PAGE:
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Starting a Halfway House or Transitional Housing Facility

Starting a Halfway House or Transitional Housing Facility

By mbramble, Contributor
Published: March 9, 2016 Updated: April 11, 2016

Transitional housing provides people with a temporary place to live as they attempt to get back on their feet or make a major transition in their lives. Like any business, when you choose to start a transitional housing facility, you will need to thoroughly research your idea and create a solid business plan that addresses the legal and financial needs of the business.

Do Your Research

Assess your target audience and the services needed in your area. Popular resident audiences for transitional housing include former federal or local inmates, young mothers, at-risk teens, veterans, the homeless, people with disabilities, and substance abusers. If you are unsure about the needs in your community, your local social services department may be able to provide insight.

Learn about the specific population you plan to assist, including average age, the services they currently receive, and where they currently receive them. Some transitional housing facilities only offer housing, while others provide additional services like job support, counseling, and medical care.

In addition to identifying your resident audience, your business plan includes your business’ mission, goals, operations plan and projected financials.

Choose a Location 

Once you determine your audience, begin to research potential locations for the housing facility. Now this may be an extremely challenging step for a number of reasons. First are the questions about the physical building itself. Do you plan to lease or own the building? Will you need to build a new structure, or is there an existing facility that you have in mind? If you have your eye on an existing facility, will you need to renovate it? Additionally there are the intangible questions like, do you have buy in from your neighbors in the community?

The US Department of Health and Human Services (HHS) highlights key questions that you should ask yourself when determining which housing model is best for you and your residents, and offers the following advice no matter the type of housing or lease you choose, aim for residences near the following:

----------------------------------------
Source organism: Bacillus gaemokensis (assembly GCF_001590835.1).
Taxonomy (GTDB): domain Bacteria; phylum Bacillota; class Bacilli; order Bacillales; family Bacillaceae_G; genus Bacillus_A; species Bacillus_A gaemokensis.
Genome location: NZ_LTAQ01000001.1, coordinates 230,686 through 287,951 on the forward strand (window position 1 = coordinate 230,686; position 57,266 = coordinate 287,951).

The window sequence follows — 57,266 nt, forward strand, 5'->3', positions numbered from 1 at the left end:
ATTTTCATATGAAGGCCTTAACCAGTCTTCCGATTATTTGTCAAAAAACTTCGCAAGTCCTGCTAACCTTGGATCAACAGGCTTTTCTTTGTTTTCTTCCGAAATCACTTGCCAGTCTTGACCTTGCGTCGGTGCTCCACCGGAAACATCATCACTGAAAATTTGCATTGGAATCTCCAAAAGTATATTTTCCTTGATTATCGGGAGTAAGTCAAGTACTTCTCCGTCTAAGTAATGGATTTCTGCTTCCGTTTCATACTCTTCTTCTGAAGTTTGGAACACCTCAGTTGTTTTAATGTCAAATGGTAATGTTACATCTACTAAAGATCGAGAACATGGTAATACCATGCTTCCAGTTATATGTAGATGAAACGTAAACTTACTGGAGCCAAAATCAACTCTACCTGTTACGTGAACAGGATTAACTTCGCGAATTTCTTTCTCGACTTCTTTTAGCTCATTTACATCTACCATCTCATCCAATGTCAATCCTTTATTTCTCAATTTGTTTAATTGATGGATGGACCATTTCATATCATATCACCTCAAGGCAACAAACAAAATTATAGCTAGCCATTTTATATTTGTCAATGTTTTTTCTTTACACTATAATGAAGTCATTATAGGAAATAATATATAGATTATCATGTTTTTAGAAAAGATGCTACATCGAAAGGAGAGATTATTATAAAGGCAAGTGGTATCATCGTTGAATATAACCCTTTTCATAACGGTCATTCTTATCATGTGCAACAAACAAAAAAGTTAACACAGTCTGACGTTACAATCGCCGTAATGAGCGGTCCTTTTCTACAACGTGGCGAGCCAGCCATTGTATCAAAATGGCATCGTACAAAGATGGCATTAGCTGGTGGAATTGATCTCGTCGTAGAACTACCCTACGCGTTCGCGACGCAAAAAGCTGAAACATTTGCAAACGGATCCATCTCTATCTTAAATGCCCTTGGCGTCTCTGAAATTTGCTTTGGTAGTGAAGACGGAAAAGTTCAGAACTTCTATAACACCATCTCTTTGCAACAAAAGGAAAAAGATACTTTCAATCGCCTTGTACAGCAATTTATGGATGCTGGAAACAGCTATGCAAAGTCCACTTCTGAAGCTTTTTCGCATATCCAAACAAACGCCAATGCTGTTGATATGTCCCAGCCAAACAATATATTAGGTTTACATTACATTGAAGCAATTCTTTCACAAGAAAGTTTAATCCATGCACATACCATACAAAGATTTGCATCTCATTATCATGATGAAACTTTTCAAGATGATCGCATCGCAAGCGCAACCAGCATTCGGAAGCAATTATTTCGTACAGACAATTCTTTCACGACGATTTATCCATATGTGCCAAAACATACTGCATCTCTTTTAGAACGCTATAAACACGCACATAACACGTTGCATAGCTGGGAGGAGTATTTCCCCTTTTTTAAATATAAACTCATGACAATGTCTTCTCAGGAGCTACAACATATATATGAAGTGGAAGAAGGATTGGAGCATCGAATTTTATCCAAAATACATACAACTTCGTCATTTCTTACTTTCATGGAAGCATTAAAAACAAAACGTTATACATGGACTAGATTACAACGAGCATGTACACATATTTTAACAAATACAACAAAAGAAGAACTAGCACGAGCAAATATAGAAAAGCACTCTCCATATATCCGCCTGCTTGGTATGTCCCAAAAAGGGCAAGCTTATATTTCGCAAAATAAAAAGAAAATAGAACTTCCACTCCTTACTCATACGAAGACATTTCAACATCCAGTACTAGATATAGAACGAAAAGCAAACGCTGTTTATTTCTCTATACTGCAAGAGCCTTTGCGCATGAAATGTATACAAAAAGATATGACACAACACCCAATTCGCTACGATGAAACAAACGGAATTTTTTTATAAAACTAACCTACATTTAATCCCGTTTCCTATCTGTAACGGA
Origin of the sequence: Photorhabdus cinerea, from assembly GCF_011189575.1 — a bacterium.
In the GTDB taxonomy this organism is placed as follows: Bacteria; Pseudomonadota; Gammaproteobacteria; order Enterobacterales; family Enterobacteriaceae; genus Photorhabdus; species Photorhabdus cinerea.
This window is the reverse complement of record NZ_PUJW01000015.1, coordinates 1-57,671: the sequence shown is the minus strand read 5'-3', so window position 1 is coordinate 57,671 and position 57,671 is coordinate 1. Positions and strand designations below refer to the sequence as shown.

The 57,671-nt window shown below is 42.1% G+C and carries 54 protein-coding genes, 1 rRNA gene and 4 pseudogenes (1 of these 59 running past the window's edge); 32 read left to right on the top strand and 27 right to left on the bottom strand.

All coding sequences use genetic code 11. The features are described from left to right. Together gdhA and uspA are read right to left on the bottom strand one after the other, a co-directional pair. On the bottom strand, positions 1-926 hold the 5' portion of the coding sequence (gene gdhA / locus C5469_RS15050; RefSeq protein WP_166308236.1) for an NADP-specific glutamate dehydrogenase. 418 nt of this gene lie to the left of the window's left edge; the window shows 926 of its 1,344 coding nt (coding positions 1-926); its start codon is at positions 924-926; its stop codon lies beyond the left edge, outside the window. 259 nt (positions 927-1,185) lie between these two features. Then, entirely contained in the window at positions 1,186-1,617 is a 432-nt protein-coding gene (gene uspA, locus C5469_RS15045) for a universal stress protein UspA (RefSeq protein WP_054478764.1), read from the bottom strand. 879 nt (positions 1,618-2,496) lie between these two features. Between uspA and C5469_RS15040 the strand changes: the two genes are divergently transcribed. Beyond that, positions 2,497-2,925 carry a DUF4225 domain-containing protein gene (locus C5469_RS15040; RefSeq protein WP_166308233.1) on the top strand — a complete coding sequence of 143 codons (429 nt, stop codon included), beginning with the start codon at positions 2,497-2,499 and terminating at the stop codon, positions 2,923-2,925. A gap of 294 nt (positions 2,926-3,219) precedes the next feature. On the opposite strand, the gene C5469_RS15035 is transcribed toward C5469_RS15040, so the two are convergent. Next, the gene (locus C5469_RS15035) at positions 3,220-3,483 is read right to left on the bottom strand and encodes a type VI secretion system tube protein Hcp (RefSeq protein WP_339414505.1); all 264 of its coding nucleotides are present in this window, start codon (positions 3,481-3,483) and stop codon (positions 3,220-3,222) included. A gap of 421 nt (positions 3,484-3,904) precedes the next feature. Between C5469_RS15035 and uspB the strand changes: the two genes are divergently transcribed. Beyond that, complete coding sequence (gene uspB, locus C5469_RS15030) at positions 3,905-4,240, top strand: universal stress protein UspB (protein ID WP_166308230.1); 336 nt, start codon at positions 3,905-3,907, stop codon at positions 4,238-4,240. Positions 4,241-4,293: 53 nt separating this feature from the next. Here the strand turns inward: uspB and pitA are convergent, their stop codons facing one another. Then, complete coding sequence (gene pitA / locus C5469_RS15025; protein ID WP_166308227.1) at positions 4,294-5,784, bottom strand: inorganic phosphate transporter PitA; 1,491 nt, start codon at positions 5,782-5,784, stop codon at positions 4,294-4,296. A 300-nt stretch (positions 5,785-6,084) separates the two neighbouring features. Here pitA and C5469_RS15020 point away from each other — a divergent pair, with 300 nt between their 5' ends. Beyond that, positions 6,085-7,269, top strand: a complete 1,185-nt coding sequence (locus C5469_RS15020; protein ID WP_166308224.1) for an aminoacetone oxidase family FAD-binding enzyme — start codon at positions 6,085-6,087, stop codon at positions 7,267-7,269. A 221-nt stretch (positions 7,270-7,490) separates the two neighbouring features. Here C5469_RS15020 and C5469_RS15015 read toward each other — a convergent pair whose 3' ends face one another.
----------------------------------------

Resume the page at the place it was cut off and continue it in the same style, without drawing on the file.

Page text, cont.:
• Public transportation

  • Potential places of employment

  • High schools and community colleges

  • Health care clinics and hospitals

Once you identify an ideal location, familiarize yourself with the housing regulations and zoning laws in the area.

Register Your Business and Get Licenses 

Typically, transitional housing facilities are registered as non-profit organizations, enabling eligibility for certain benefits including grants, government surplus, and tax exemptions.

You must obtain relevant business licenses and permits like any other business. Regulations vary by industry, state, and locality.

Assess Your Business Needs

Determine how many residents your facility can hold, keeping legal, funding, and safety restrictions in mind. Think about the staff you will need to keep your operations running. Assemble a development team, a group of professional consultants, service vendors and other non-profit organizations that collectively bring all of the skills, expertise, knowledge and experience to bear on the development and operation of the project.  Non-profit facilities will need to establish a board of directors and governing bylaws. 

Also consider the supplies and equipment you will need to not only run the business, but also to furnish the facility. If you receive donated goods, remember that IRS.gov provides guidance on the federal tax requirements for donated property. Consider your operating costs and determine how much rent, if any, you are going to charge residents.

Foster Community Ties

Know going into the process that it is common for a transitional housing facility to face opposition from potential neighbors. Talk with residents, local officials, and other business owners in the community about where you plan to operate, and solicit their support by explaining how your housing plan will benefit the community. For example, if your target audience is at-risk teens, you can explain how a transitional housing facility will provide a steady environment to combat homelessness, vandalism, and loitering.

Once you begin to gain traction in your community, begin to assemble a team of experts, including your local social services department, a realtor, and a lawyer, to help you move forward with your plans.

Additional Resources

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About the Author:

Mariama Bramble

Contributor